Munzlinger's "Right To Carry" Bill Gets Through Committee
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February 27, 2003

Munzlinger's "Right To Carry" Bill Gets Through Committee

State Representative Brian Munzlinger, R-Williamstown, introduced HB 328 along with three colleagues whose bills were combined into HCS/HB 349 to give citizens the right to carry a firearm. The substitute was heard February 18 and passed out of the Crime Prevention and Public Safety Committee this morning.

"I believe the Second Amendment guarantees this right and 33 other states have already passed it. There is no reason Missouri citizens should not be given this basic constitutional right," stated Munzlinger.

House Committee Substitute for House Bill 349, known as "The Right to Carry" bill, will give law-abiding citizens the right to protect and defend themselves. A background check and firearms safety training will be required in order to get a permit. The permit fee will be $100 the first time and $50 to renew.

Munzlinger added, "Although there are a few things such as the fee that I don't like, overall it is a bill that we can get passed."

Current law prevents law-abiding citizens in Missouri from carrying a concealed weapon. A very different right-to-carry measure was defeated with 52% of the vote by statewide voters in 1999. Seven counties voted overwhelmingly against the measure while the rural areas of the state overwhelmingly passed it.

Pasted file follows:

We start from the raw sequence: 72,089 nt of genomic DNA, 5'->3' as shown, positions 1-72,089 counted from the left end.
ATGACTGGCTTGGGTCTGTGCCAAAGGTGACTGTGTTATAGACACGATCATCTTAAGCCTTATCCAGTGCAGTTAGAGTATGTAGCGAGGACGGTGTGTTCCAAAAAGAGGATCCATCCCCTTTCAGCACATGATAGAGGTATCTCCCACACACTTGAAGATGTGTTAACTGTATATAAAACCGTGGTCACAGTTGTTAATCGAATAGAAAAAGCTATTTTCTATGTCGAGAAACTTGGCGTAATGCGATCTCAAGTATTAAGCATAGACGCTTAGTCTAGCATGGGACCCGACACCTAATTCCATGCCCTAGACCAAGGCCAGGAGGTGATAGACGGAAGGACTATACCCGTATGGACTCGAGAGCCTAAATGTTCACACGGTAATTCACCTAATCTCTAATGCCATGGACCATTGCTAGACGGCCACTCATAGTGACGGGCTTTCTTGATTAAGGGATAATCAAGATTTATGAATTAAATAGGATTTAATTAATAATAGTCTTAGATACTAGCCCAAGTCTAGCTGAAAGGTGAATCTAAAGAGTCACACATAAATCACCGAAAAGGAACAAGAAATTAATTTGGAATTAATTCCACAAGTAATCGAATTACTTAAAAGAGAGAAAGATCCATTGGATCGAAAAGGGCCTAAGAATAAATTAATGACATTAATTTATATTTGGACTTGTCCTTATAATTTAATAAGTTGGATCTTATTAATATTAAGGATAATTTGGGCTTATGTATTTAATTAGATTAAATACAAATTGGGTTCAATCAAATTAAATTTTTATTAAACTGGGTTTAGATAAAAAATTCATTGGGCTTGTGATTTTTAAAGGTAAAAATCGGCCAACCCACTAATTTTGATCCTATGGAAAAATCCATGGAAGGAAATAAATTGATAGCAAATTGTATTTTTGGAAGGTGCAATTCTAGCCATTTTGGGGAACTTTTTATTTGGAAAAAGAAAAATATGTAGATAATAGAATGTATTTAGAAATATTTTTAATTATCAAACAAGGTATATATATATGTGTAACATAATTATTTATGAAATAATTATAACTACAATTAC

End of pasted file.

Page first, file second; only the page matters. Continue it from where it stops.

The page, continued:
When asked if he thought it would pass, Munzlinger said, "I am fairly certain it will pass through the House and probably the Senate. The most likely roadblock will be having Governor Holden sign it. He has stated in the past he will veto any right-to-carry legislation and we will be working on an override attempt."

Supporters of right-to-carry emphasize that a key reason to support this legislation is to give individuals in rural areas the chance to protect themselves, particularly where meth use has become a real problem. Our sheriffs and local police departments do not have the budget to cover their large rural counties and we have to rely on ourselves for protection. We shouldn't have to break the law to protect our families," concluded Munzlinger.


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